The action, or how the rod responds to load, is controlled by the taper and wall thickness of the blank. A steeply tapered rod is faster than one which slopes gradually from butt to tip. Speed and action may be further enhanced by the process of compound tapering, a design where extra glassfibre is applied at certain spots along the blank. Absolute rigidity of the butt may require the splicing on of high tensile Duralumin tubing. The merits of the various actions are debatable; there is no concensus among the world’s top anglers as to which is best. Fast rods bend and flick straight in immediate response to casting and may improve distances with some styles, particularly tournament swings. They handle a wider range of sinker weights and are more sensitive to bites. On the other hand, slow rods cast far enough for fishing, are less >- sensitive to casting errors, and have I a pleasant feel that many of the fast s rods lack.
Action alone is unlikely to affect » practical fishing but does influence | rod length, the most important I criterion of all. A rod is a two-way lever which allows the angler to generate high sinker speed for long casting, yet magnifies the strength of a fish so that it seems to pull harder. Small fish seem much bigger on long rods, and, although this makes for better sport, it leaves the angler at a disadvantage should he hook a monster. In addition, casting heavy sinkers becomes more difficult as rod length increases.
Overall length is related to action because the significant dimension is not the unflexed length but the distance from tip to butt when the rod is under full compression. Fast rods shorten dramatically as they bend, which increases the mechanical advantage of the system. Casting is therefore easier than it might be with a slow rod to retain overall length under stress.
Rod length formulae are computed from the ratio between handle size and compressed tip length. The ratio is based upon the angler’s physique, his casting style and the sinker weight he prefers. The first dimension to establish is handle size. The hands must be spaced roughly at shoulder width. Too far apart, and full power is impossible; too close, and casting is a considerable strain. As most anglers require a 25-30in handle, the ideal rod length for nor- mal beachcasting to 150 yards range will be around 14ft for 4-6oz sinkers, cast pendulum style.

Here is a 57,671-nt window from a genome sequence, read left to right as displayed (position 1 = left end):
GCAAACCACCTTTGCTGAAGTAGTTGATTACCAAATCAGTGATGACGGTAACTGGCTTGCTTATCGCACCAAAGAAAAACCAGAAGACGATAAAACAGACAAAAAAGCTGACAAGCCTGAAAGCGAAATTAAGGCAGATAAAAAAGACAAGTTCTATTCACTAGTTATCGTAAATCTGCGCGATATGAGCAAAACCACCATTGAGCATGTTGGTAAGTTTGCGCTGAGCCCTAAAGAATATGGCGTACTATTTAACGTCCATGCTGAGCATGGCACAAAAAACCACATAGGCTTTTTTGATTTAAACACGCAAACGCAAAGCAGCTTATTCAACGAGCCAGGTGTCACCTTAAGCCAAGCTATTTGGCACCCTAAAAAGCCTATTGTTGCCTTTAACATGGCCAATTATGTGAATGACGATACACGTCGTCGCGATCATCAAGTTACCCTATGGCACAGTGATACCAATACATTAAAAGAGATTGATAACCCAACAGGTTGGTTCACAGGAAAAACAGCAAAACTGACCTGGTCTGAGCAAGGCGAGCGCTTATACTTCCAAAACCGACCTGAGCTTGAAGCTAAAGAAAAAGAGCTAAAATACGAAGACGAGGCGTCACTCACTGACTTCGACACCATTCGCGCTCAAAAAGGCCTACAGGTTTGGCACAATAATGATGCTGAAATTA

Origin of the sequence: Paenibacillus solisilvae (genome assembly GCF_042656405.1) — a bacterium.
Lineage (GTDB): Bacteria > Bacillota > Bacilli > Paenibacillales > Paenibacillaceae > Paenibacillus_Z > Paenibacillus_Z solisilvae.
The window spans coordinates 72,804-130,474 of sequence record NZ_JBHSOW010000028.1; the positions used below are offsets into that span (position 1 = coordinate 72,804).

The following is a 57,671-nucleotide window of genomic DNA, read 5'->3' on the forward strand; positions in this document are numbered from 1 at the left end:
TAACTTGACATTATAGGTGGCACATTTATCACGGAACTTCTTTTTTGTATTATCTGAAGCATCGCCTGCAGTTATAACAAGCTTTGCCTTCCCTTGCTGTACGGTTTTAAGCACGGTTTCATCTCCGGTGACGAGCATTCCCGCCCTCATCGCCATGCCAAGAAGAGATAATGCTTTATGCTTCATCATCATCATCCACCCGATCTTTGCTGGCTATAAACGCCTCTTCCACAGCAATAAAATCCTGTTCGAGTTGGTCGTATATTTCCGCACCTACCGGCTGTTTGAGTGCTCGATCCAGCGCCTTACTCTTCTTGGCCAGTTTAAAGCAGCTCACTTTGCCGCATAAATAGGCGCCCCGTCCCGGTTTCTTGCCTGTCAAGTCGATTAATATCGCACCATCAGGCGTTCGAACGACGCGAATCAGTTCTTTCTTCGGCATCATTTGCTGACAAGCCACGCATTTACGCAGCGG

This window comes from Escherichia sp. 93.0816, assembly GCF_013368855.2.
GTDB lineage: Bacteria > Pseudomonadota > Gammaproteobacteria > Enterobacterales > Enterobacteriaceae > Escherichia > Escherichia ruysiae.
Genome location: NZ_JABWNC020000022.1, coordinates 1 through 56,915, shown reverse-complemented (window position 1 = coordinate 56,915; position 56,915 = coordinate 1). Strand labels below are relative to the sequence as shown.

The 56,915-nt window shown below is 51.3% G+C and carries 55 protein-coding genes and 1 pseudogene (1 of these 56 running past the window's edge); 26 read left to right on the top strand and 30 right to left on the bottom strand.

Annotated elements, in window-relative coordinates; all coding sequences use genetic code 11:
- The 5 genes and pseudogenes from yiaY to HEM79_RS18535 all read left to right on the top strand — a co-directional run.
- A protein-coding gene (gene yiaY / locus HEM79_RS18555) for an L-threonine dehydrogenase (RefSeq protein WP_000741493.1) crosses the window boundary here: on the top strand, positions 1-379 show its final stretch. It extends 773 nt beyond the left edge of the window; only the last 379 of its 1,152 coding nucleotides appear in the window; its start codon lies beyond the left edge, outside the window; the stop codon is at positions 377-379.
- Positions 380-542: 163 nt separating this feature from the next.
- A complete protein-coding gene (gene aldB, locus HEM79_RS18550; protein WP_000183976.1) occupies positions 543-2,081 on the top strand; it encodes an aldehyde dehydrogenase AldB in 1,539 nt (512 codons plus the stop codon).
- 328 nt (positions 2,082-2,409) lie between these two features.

South African style casters always prefer long rods. 12-14ft blanks are standard for tournaments and practical fishing. Once again, modern materials like high tensile aluminium, carbonfibre and ‘S’ glass cut the weight and air resistance of the blank, contributing to longer casts and more sensitive bite detection.
Tournament casters on the East Coast have resurrected the ancient Norfolk back cast with remarkable results. There is no finer method of casting the fixed-spool reel: the current tournament record cast of 225 yards is but the beginning. New tackle regulations proposed for 1981 favour the back casters, who should dominate that event, and perhaps close the gap between fixed-spool and multiplier once and for all.
Back cast rods are long and heavy – up to 14 1/2 ft is normal for everyday fishing. The casting action is a backwards ‘shovel’ over the shoulder, which relies on brute power and leverage rather than the caster’s own speed. Rods are constructed of 6ft of large diameter aluminium tube joined to 8 1/2 ft, extra-tough glass blanks. The best results are usually achieved with sinkers of over 6oz.